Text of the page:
Angiotensin II has been shown to stimulate a hyperplastic response in cardiac fibroblasts that may also express Cx43 (20,34). It is possible, therefore, that some of the effects observed in cultures exposed to angiotensin II could have been due to changes in Cx43 expression in fibroblasts. However, contamination by fibroblasts in our cultures was modest (<10%) and fibroblast growth was inhibited by including 0.1 mmol/liter bromodeoxyuridine in the culture medium. Furthermore, the results of confocal immunofluorescence microscopy and electron microscopic morphometry demonstrated directly that cardiac myocyte gap junctions increased in size and number in response to angiotensin II. Although a change in fibroblast Cx43 content probably did not contribute significantly to the increase in total Cx43 signal measured in immunoblots, recent evidence has suggested that the hypertrophic growth response induced by angiotensin in cardiac myocytes may be mediated, at least in part, by a paracrine mechanism involving release of endothelin-1 by cardiac fibroblasts (35). We are not aware of reports on the effects of endothelin-1 on connexin expression by cardiac myocytes. Future studies will be required to sort out the complex interactions between cardiac myocytes and fibroblasts in the development of anatomic substrates for arrhythmias in heart disease.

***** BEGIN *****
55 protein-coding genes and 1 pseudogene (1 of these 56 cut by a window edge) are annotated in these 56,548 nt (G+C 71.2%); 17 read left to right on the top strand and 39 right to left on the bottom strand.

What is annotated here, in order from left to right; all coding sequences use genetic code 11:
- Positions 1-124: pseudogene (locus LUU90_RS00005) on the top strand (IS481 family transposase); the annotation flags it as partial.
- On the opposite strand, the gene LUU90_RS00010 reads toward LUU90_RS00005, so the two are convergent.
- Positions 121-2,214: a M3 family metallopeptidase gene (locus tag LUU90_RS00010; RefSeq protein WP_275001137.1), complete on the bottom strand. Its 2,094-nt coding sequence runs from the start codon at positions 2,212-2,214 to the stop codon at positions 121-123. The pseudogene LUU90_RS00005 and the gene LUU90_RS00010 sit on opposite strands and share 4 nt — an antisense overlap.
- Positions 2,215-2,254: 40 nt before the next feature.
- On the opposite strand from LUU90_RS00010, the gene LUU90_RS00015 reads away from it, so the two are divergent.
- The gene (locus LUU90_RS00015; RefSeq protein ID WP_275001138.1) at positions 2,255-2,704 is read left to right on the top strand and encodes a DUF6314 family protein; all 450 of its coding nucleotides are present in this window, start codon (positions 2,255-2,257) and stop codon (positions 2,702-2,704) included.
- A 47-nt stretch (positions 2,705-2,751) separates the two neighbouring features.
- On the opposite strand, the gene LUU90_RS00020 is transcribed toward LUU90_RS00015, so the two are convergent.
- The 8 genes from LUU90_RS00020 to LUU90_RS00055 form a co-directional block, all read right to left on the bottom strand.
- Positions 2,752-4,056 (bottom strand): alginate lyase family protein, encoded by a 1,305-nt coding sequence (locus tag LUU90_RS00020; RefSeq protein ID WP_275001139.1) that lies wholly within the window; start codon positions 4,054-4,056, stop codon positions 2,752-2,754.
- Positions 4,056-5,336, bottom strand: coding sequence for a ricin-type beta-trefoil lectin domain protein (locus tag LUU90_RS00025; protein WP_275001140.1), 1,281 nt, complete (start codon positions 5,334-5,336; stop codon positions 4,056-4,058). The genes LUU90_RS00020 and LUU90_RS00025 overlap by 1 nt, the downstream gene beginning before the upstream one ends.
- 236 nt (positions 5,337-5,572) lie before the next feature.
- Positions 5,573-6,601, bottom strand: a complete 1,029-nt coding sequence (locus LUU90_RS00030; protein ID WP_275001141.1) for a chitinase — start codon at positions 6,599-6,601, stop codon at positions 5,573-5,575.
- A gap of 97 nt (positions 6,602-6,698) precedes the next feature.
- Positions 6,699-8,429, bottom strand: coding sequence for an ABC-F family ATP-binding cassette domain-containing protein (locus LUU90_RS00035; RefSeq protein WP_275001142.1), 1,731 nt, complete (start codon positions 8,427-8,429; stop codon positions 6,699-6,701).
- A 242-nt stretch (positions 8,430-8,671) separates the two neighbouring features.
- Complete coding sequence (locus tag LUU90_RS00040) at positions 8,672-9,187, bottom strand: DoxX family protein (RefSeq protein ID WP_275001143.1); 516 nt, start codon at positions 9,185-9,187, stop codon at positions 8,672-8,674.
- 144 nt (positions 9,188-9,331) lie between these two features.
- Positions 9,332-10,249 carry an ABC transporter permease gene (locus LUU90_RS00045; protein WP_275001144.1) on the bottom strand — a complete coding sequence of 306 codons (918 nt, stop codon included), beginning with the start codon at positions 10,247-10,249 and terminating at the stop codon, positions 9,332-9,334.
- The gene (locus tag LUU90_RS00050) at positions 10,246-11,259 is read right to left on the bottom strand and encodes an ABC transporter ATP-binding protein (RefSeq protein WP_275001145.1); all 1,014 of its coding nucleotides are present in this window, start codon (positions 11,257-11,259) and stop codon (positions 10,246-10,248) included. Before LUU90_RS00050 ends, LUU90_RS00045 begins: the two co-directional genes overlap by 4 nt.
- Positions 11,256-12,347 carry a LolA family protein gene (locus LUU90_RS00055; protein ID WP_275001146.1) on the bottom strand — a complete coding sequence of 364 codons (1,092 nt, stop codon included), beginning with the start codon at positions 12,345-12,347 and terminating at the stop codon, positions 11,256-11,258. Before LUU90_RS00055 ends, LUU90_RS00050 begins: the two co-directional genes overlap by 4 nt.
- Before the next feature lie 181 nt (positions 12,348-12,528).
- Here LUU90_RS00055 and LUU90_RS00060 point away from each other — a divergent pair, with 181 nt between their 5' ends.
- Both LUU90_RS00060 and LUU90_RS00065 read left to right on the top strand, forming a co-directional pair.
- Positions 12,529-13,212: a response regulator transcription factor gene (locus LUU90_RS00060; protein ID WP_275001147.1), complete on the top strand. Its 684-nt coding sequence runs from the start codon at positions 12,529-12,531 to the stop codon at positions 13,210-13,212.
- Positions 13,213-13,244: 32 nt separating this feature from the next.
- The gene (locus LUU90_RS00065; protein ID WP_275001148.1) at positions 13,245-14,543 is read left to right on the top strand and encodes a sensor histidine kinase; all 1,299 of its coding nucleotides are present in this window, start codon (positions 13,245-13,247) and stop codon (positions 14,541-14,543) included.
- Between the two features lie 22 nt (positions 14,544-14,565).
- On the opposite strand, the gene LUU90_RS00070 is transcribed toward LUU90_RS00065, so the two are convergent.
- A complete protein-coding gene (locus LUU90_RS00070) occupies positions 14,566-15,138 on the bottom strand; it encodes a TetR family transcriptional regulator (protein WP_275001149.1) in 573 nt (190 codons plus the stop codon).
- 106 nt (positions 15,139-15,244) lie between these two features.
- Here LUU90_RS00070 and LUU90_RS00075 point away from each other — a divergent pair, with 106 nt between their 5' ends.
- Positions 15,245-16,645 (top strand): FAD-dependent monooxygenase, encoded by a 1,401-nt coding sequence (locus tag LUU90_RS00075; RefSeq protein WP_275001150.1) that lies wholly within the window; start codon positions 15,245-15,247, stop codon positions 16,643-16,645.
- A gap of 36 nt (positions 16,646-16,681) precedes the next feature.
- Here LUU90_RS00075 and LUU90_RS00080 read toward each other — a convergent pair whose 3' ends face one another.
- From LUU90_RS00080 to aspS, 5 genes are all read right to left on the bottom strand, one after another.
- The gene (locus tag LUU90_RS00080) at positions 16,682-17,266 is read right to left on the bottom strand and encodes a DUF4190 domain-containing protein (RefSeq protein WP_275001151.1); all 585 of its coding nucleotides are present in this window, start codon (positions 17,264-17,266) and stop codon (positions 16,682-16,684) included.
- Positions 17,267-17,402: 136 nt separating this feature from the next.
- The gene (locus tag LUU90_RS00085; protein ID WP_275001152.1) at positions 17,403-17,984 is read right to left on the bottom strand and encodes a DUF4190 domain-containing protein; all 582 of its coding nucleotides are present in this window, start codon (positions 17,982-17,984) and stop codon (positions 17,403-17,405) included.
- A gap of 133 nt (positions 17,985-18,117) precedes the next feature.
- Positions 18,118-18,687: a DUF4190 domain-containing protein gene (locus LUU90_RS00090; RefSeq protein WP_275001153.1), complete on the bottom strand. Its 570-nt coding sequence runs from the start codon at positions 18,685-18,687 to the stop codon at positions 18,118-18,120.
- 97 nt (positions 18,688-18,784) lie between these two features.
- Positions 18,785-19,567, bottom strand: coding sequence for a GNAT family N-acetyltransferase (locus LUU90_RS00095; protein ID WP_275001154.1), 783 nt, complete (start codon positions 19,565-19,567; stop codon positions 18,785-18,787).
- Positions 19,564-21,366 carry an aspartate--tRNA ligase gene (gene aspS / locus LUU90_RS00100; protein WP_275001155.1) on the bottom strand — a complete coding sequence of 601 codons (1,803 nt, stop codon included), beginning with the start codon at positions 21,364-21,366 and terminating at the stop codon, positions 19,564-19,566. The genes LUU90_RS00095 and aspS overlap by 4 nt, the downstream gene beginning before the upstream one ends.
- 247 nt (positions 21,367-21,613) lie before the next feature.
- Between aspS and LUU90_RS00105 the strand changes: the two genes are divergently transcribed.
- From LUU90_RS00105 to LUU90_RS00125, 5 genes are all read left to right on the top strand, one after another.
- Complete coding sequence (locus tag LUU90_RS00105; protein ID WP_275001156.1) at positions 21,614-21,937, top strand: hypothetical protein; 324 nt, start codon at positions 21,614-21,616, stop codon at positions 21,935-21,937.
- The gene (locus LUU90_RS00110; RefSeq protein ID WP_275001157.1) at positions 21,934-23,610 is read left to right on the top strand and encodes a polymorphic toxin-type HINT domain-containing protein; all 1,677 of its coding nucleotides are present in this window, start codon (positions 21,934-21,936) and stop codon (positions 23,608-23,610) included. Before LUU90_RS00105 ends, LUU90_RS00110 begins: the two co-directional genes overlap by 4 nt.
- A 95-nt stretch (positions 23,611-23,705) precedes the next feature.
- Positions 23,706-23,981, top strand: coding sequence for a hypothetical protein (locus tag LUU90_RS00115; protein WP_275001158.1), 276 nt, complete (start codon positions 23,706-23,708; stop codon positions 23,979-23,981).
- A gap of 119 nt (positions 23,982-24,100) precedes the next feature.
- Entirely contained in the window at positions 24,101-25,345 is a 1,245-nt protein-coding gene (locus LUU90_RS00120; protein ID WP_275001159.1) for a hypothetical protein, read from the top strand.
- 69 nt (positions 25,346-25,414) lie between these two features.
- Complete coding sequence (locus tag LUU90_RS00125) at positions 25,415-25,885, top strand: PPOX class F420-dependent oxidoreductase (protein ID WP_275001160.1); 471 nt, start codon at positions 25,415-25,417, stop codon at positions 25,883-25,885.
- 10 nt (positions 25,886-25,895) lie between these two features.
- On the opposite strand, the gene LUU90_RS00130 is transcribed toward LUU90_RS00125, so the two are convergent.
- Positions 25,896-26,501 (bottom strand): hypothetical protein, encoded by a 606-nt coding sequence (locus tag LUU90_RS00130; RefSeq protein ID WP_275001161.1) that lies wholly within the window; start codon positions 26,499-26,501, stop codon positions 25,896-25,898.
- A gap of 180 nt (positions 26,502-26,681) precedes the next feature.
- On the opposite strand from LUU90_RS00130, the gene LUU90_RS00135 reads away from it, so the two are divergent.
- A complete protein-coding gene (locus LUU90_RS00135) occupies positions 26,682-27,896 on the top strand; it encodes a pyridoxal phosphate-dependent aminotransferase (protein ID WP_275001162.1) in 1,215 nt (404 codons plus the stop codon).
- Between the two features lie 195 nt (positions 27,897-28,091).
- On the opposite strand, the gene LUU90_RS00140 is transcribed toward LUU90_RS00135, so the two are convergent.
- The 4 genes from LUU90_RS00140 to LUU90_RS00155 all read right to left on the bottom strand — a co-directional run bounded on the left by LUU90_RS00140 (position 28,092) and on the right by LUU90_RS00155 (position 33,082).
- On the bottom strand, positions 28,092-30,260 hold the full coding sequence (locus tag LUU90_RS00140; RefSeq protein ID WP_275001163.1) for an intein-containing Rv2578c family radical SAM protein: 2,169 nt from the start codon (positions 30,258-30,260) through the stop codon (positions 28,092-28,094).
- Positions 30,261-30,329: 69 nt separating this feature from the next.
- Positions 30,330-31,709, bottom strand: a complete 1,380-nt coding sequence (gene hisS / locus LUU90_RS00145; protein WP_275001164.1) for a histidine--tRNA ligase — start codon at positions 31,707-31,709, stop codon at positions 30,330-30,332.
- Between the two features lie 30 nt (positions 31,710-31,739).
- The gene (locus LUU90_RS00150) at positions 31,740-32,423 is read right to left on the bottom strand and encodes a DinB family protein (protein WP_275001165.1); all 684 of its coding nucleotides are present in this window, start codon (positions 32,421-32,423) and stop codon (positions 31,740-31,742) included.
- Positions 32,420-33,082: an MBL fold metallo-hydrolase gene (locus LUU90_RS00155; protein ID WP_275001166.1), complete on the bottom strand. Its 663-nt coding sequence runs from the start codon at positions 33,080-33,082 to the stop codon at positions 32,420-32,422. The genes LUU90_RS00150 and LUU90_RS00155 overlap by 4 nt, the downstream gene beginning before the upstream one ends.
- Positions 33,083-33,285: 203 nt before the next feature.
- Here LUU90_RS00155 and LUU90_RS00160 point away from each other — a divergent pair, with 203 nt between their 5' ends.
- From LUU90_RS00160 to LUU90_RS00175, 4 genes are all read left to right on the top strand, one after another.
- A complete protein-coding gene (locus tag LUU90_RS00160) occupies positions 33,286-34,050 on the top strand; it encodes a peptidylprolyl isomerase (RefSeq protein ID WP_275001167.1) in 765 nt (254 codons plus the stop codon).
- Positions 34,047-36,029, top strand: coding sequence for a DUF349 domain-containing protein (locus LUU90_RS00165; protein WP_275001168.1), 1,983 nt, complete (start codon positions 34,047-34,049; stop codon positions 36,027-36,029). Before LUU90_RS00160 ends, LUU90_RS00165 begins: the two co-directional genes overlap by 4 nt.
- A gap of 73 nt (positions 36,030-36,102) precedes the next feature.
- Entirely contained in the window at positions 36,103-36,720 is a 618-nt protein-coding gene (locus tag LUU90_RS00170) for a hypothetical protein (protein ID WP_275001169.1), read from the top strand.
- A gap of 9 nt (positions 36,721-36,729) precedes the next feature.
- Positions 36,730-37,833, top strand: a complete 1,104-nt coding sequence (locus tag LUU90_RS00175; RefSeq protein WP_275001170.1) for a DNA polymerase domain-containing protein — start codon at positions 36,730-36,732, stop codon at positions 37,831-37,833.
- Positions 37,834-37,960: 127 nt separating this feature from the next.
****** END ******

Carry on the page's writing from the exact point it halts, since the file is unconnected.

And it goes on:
Signal transduction pathways regulating connexin expression
The specific signal transduction pathways responsible for the effects of angiotensin II on Cx43 expression are not known. Angiotensin has been shown to activate both protein kinase C and mitogen-activated protein kinase pathways in neonatal cardiac myocytes (23), either of which could have played a role in increasing Cx43 expression. It is likely, however, that the responsible pathways activated by angiotensin II are distinct from those activated by cAMP, suggesting that multiple pathways may affect connexin expression. Further evidence that angiotensin and cAMP cause accumulation of Cx43 by disparate mechanisms comes from the results of metabolic labeling studies. We observed a marked effect of angiotensin II on the rate of Cx43 protein synthesis as demonstrated by a nearly threefold increase in the amount of [35S]methionine incorporated into Cx43 during a 2-h pulse interval that coincided with the final 2 h of a 24-h exposure of myocytes to angiotensin II. Interestingly, although the increase in total Cx43 content (approximately twofold) was equivalent in myocytes exposed to either angiotensin II or dibutyryl cAMP (24)for 24 h, no increase in Cx43 synthesis rate was observed in cells treated with cAMP. These observations suggest that accumulation of Cx43 in response to prolonged cAMP exposure is related to diminished Cx43 proteolysis. This potential mechanism is consistent with results of earlier studies demonstrating that cAMP delays the disappearance of gap junctions in freshly isolated pairs of rat hepatocytes (36), in which loss of intercellular coupling typically occurs with a time course similar to the measured half-life of the major hepatocyte gap junction protein, Cx32 (37).